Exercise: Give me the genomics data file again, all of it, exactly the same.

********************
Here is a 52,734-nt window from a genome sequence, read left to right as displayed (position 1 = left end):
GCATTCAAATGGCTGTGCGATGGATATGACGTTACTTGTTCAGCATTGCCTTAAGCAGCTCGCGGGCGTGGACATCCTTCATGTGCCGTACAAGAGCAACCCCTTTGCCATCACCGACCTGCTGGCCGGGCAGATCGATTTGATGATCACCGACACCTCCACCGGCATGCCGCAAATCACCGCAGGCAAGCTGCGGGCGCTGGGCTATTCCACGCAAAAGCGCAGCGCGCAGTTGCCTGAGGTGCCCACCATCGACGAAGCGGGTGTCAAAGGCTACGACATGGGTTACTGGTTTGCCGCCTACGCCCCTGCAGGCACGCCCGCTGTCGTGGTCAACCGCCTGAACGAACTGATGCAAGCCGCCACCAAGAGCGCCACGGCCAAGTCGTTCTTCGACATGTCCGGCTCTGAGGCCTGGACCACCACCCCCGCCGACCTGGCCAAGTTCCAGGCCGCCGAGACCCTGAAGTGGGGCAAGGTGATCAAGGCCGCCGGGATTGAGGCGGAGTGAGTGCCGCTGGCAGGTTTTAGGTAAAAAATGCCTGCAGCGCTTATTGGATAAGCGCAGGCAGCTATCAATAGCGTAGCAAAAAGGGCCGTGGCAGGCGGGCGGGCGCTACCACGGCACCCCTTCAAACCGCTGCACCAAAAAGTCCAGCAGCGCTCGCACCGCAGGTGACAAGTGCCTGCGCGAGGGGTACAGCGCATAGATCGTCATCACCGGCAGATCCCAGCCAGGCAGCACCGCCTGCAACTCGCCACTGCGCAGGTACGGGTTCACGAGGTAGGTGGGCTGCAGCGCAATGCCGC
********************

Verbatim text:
Here is a 52,734-nt window from a genome sequence, read left to right as displayed (position 1 = left end):
GCATTCAAATGGCTGTGCGATGGATATGACGTTACTTGTTCAGCATTGCCTTAAGCAGCTCGCGGGCGTGGACATCCTTCATGTGCCGTACAAGAGCAACCCCTTTGCCATCACCGACCTGCTGGCCGGGCAGATCGATTTGATGATCACCGACACCTCCACCGGCATGCCGCAAATCACCGCAGGCAAGCTGCGGGCGCTGGGCTATTCCACGCAAAAGCGCAGCGCGCAGTTGCCTGAGGTGCCCACCATCGACGAAGCGGGTGTCAAAGGCTACGACATGGGTTACTGGTTTGCCGCCTACGCCCCTGCAGGCACGCCCGCTGTCGTGGTCAACCGCCTGAACGAACTGATGCAAGCCGCCACCAAGAGCGCCACGGCCAAGTCGTTCTTCGACATGTCCGGCTCTGAGGCCTGGACCACCACCCCCGCCGACCTGGCCAAGTTCCAGGCCGCCGAGACCCTGAAGTGGGGCAAGGTGATCAAGGCCGCCGGGATTGAGGCGGAGTGAGTGCCGCTGGCAGGTTTTAGGTAAAAAATGCCTGCAGCGCTTATTGGATAAGCGCAGGCAGCTATCAATAGCGTAGCAAAAAGGGCCGTGGCAGGCGGGCGGGCGCTACCACGGCACCCCTTCAAACCGCTGCACCAAAAAGTCCAGCAGCGCTCGCACCGCAGGTGACAAGTGCCTGCGCGAGGGGTACAGCGCATAGATCGTCATCACCGGCAGATCCCAGCCAGGCAGCACCGCCTGCAACTCGCCACTGCGCAGGTACGGGTTCACGAGGTAGGTGGGCTGCAGCGCAATGCCGC